3 years ago

Multisource Rotating Shield Brachytherapy Apparatus for Prostate Cancer

Our purpose is to present a novel multisource rotating shield brachytherapy (RSBT) apparatus for the simultaneous precise angular and linear positioning of partially shielded 153Gd brachytherapy sources in interstitial needles for the treatment of locally advanced prostate cancer. It is designed to lower the dose to nearby healthy tissues, the urethra in particular, relative to conventional high-dose-rate brachytherapy techniques. Methods and Materials Following needle implantation through the patient template, an angular drive mechanism is docked to the patient template. Each needle is coupled to a multisource afterloader catheter by a connector passing through a shaft. The shafts are rotated about their axes by translating a moving template between 2 stationary templates. The shafts' surfaces and moving template holes are helically threaded with the same pattern such that translation of the moving template causes simultaneous rotation of the shafts. The rotation of each shaft is mechanically transmitted to the catheter-source-shield combination, inside the needles, via several key-keyway pairs. The catheter angles are simultaneously incremented throughout treatment, and only a single 360° rotation of all catheters is needed for a full treatment. For each rotation angle, source depth in each needle is controlled by a multisource afterloader, which is proposed as an array of belt-driven linear actuators, each of which drives a wire that controls catheter depth in a needle. Results Treatment plans demonstrated that RSBT with the proposed apparatus reduced urethral D0.1cm3 (the minimum dose delivered to the hottest 0.1cm3 of the urethra) below that of conventional high-dose-rate brachytherapy by 31% for urethral dose gradient volume within 3 mm of the urethra surface. Treatment time to deliver 20 Gy with the proposed multisource RSBT apparatus by use of nineteen 62.4-GBq 153Gd sources was 122 minutes. Conclusions The proposed RSBT delivery apparatus enables a mechanically feasible urethra-sparing treatment technique for prostate cancer in a clinically reasonable time frame.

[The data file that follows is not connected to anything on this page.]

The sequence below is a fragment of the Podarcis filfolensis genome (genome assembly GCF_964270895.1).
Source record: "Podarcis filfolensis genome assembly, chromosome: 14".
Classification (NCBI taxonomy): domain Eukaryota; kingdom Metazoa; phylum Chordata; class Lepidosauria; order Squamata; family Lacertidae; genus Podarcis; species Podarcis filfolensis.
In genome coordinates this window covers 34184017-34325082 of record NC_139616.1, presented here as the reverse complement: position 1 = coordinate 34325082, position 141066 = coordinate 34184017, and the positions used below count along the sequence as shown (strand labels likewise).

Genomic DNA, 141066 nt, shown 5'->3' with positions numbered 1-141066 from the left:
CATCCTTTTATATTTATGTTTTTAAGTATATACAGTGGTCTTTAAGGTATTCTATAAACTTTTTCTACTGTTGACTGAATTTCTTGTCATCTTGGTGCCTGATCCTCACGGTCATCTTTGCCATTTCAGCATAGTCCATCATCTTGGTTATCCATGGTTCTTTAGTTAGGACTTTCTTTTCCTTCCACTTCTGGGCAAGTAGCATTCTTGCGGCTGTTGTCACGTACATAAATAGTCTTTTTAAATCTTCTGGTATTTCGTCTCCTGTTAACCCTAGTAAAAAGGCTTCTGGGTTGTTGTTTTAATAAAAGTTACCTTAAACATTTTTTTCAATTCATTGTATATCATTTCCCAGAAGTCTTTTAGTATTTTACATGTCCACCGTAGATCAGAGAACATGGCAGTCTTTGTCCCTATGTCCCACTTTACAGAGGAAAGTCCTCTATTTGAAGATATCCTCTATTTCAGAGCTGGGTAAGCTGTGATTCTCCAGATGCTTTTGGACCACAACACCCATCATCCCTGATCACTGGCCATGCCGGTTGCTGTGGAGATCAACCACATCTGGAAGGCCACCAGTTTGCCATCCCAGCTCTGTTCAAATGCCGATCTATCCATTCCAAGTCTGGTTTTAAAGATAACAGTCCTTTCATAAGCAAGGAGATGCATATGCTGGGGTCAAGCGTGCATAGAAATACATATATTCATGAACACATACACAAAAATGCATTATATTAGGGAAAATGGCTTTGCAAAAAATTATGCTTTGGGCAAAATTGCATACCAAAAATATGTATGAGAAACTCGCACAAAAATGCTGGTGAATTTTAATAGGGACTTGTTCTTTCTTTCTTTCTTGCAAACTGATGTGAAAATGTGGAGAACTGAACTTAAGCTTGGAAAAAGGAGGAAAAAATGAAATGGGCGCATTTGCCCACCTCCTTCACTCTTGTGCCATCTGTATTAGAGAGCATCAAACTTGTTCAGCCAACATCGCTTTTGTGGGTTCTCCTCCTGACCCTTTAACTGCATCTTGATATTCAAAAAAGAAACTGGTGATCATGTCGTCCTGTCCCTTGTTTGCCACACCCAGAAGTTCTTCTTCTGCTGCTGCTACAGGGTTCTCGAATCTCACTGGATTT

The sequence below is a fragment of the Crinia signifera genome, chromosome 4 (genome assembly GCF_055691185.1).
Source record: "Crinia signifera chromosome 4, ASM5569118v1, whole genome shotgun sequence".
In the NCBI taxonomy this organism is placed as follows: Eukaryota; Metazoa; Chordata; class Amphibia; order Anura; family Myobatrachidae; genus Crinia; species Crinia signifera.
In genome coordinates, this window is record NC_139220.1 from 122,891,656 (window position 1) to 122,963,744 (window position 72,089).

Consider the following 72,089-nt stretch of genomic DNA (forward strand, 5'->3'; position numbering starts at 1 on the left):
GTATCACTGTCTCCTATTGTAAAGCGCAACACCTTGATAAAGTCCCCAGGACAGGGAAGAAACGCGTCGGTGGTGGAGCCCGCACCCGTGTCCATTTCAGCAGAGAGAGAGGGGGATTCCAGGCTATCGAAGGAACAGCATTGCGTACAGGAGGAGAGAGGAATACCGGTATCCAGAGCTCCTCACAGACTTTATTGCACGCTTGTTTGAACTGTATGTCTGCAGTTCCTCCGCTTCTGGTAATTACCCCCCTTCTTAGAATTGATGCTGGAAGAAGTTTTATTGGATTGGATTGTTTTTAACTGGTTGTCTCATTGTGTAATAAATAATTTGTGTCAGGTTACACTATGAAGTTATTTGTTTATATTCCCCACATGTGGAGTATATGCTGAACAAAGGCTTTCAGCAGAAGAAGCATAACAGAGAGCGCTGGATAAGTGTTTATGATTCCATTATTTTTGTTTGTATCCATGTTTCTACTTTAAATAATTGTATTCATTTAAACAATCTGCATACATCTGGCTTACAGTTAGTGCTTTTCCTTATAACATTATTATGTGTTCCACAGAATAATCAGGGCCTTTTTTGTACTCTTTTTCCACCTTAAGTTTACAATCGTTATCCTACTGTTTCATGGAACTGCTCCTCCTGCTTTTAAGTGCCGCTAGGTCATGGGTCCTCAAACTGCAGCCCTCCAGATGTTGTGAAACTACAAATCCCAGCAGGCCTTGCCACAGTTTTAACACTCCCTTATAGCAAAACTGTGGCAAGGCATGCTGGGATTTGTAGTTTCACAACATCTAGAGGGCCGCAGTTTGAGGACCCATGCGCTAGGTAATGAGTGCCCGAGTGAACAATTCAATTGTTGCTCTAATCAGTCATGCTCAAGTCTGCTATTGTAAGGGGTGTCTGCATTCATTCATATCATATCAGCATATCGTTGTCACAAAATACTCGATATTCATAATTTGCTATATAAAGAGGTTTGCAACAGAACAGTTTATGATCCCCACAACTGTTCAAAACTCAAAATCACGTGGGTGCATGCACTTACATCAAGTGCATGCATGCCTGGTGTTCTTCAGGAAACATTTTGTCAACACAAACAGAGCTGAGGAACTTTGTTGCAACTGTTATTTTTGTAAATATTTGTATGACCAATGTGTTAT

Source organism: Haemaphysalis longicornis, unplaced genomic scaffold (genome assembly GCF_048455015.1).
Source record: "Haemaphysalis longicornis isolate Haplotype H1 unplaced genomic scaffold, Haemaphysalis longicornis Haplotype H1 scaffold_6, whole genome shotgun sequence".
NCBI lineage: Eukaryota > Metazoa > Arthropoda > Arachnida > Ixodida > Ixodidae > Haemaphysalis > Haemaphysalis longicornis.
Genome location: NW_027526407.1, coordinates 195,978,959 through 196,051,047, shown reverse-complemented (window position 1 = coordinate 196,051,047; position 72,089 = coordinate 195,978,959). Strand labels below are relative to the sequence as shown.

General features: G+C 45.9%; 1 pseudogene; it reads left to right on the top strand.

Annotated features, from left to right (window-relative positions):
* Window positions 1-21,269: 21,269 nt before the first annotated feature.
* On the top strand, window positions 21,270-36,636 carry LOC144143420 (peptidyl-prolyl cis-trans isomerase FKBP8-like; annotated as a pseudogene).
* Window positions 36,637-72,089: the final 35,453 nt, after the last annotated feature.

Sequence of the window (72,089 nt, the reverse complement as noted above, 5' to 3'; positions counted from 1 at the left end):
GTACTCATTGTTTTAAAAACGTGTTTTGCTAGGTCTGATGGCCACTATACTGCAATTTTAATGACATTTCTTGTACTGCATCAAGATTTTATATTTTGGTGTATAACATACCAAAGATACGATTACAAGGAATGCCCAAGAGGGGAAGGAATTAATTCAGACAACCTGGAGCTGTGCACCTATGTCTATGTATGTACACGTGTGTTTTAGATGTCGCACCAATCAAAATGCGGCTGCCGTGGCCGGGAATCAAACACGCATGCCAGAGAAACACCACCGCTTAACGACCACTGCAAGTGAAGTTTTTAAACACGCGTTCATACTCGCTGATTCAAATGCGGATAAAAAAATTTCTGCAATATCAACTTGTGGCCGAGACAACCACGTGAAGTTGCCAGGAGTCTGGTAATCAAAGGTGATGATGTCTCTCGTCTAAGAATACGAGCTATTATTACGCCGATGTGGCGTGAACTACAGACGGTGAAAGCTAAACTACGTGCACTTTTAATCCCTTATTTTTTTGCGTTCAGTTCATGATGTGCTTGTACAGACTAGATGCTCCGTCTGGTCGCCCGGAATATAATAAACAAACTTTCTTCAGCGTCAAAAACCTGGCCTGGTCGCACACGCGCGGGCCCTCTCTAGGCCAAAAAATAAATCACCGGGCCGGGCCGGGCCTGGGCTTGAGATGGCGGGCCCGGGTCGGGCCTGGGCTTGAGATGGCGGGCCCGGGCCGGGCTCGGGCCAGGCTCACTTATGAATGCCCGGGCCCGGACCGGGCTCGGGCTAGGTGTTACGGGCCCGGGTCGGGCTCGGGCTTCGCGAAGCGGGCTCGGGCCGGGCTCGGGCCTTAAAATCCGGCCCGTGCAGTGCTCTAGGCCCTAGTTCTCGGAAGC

Publisher URL: www.sciencedirect.com/science

DOI: S036030161731057X

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